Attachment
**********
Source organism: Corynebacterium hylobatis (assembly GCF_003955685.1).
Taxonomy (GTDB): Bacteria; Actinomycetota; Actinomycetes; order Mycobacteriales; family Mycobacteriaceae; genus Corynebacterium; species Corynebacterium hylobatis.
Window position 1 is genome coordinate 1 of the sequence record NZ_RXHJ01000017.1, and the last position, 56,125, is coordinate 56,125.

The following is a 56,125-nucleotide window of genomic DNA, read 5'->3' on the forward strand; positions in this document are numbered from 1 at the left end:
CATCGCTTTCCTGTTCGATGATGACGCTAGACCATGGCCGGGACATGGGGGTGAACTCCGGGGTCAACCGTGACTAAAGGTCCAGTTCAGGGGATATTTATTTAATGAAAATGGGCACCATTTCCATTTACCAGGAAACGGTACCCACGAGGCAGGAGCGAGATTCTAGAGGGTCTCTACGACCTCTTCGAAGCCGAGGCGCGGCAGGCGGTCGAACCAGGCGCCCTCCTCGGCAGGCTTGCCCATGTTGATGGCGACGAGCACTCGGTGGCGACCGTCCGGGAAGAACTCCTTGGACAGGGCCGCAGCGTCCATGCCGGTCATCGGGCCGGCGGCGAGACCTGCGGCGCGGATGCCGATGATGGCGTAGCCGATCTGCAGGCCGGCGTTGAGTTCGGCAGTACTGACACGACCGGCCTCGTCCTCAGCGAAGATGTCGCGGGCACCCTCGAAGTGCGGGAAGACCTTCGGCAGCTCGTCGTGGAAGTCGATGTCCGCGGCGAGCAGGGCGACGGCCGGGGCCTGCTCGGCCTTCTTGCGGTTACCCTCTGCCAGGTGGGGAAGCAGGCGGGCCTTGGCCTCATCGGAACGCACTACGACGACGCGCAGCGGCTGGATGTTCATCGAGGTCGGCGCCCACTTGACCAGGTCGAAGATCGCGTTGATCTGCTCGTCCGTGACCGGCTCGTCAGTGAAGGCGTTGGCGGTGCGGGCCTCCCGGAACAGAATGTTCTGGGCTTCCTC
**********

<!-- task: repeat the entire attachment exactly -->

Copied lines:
Source organism: Corynebacterium hylobatis (assembly GCF_003955685.1).
Taxonomy (GTDB): Bacteria; Actinomycetota; Actinomycetes; order Mycobacteriales; family Mycobacteriaceae; genus Corynebacterium; species Corynebacterium hylobatis.
Window position 1 is genome coordinate 1 of the sequence record NZ_RXHJ01000017.1, and the last position, 56,125, is coordinate 56,125.

The following is a 56,125-nucleotide window of genomic DNA, read 5'->3' on the forward strand; positions in this document are numbered from 1 at the left end:
CATCGCTTTCCTGTTCGATGATGACGCTAGACCATGGCCGGGACATGGGGGTGAACTCCGGGGTCAACCGTGACTAAAGGTCCAGTTCAGGGGATATTTATTTAATGAAAATGGGCACCATTTCCATTTACCAGGAAACGGTACCCACGAGGCAGGAGCGAGATTCTAGAGGGTCTCTACGACCTCTTCGAAGCCGAGGCGCGGCAGGCGGTCGAACCAGGCGCCCTCCTCGGCAGGCTTGCCCATGTTGATGGCGACGAGCACTCGGTGGCGACCGTCCGGGAAGAACTCCTTGGACAGGGCCGCAGCGTCCATGCCGGTCATCGGGCCGGCGGCGAGACCTGCGGCGCGGATGCCGATGATGGCGTAGCCGATCTGCAGGCCGGCGTTGAGTTCGGCAGTACTGACACGACCGGCCTCGTCCTCAGCGAAGATGTCGCGGGCACCCTCGAAGTGCGGGAAGACCTTCGGCAGCTCGTCGTGGAAGTCGATGTCCGCGGCGAGCAGGGCGACGGCCGGGGCCTGCTCGGCCTTCTTGCGGTTACCCTCTGCCAGGTGGGGAAGCAGGCGGGCCTTGGCCTCATCGGAACGCACTACGACGACGCGCAGCGGCTGGATGTTCATCGAGGTCGGCGCCCACTTGACCAGGTCGAAGATCGCGTTGATCTGCTCGTCCGTGACCGGCTCGTCAGTGAAGGCGTTGGCGGTGCGGGCCTCCCGGAACAGAATGTTCTGGGCTTCCTC